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What just happened.

Okay, so I’m going to put the cut really early in this post because of all the wonderful spoilers I’m going to discuss practically immediately. So if you want to remain pure before you see the film, then HOLD OFF! Bookmark this page, come back after you’ve seen the movie and then tell me what you think because I love discussing film.

If you don’t care or if you’ve seen the film already, then onwards and upwards. Onwards and upwards!

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Welcome, spoiler-friendly readers. First of all, remember that time Ridley Scott said he was making an Alien prequel called Prometheus? And then remember that time he said “Oops, nope, it’s not actually a prequel per se, it just lives in the same world?” Well judging by the last 30 seconds of Prometheus, one of those statements is true, and one of them is false. I also think that it’s impossible for Ridley Scott to create a movie about aliens without some sort of traumatic birth-type scene that will burrow itself into the hearts and minds of his audience and give all the childless young women nightmares about their potential childbearing future. So there’s that.

But really I wanted to address some of the things the critics had to say about Prometheus, which can be summed up in three simple statements: 1) Gorgeous set pieces and visuals, 2) phenomenal acting 3) so-so storyline. They were… mostly correct. Visually, Prometheus was at once haunting and beautiful; scary and cold; welcoming and isolating–depending on where you were in the world or on the ship and who you were with. The acting was also wonderful, but what else would you expect with an all-star cast of Charlize Theron, Michael Fassbender, Guy Pearce* and Noomi Rapace?

*Okay here’s the thing about Guy Pearce. I love him to death, but he portrayed an 80 year old man. What on earth is wrong with casting an actual 80 year old man? What, was Christopher Plummer busy? What about Peter O’Toole? Did all the 80 year old men just not want to do a super awesome sci-fi movie? That’s legit, but why are you going to use Guy Pearce if you’re going to make him look nothing like Guy Pearce? I seriously spent half the movie thinking “wait, but when is Guy Pearce going to show up? Is he that dude with the tattoos? Because he doesn’t look like Guy Pearce.” It was… off-putting.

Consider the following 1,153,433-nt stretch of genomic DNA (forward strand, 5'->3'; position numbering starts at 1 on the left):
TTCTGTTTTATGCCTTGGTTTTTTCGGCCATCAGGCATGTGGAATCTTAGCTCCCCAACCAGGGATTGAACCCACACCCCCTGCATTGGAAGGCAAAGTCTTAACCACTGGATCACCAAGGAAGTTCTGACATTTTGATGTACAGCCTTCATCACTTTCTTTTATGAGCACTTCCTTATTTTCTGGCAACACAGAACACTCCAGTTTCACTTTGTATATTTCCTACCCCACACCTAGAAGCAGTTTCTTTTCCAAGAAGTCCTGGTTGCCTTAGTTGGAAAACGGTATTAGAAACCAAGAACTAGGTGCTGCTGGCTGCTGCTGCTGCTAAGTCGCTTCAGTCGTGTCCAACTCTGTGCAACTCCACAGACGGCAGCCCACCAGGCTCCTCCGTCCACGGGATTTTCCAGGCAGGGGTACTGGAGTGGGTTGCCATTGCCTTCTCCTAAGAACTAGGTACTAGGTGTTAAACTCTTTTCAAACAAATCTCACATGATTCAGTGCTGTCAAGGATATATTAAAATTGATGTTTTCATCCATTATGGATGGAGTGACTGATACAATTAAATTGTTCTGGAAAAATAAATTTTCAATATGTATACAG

In regards to the story: most critics said that it was too predictable and didn’t answer all the questions it raised. The plot was definitely predictable. For instance, I went into the film expecting David (the android played by Michael Fassbender) to double-cross his human crew-mates. This might be residual from Ian Holm’s character in the original Alien film. In another case I was only a second or two ahead of the official reveal: when Vickers (Charlize Theron) reveals that she is the daughter of Mr. Wayland (Guy Pearce. Seriously, why?), the man who financed the entire trip.

In a couple cases I was taken totally, completely, and 100% by surprise: when Rapace’s character Elizabeth Shaw (who is infertile) becomes pregnant with a mysterious, impossible, fast-growing creature. I told you Ridley has to include a creepy birth scene in all his alien movies. Also the scene when Milburn [ed. actually it was Fifield!] shows up outside the loading dock looking like a weird zombie crab. Also the last 30 seconds of the film. WHAT.

I understand that Scott was trying to distance Prometheus from the Alien franchise, but my question is… why? I honestly feel like the trailer gave away way too much. With lines like “we were so wrong,” and haunting (seizure-inducing) shots of Shaw running through the ship covered in blood. If I were in charge of marketing Prometheus (and there are at least 500 thousand reasons why it’s a good thing I was not), I would have relied on teaser trailers and the viral videos like David 8. Think about it: the first teaser for Amazing Spider-Man had no dialogue and no title. They didn’t need a title, because it was Spider-Man. The logo and the shot of Andrew Garfield in his suit was enough.

Obviously Prometheus would have suffered if it was advertised by nothing but teasers, but about half-way through the movie I just found myself waiting for the scenes I had seen in the trailer. It was like a crappy comedy film where they put all the funny lines in the trailer, except instead of a crappy comedy, Prometheus is a multi-million dollar, amazingly directed sci-fi film.

The verdict? Gorgeous film, awesome acting and I’m a little bit in platonic love Charlize Theron. I genuinely enjoyed Prometheus, but I honestly think I enjoyed Alien more. But I’m also platonically in love with Sigourney Weaver, so there’s that.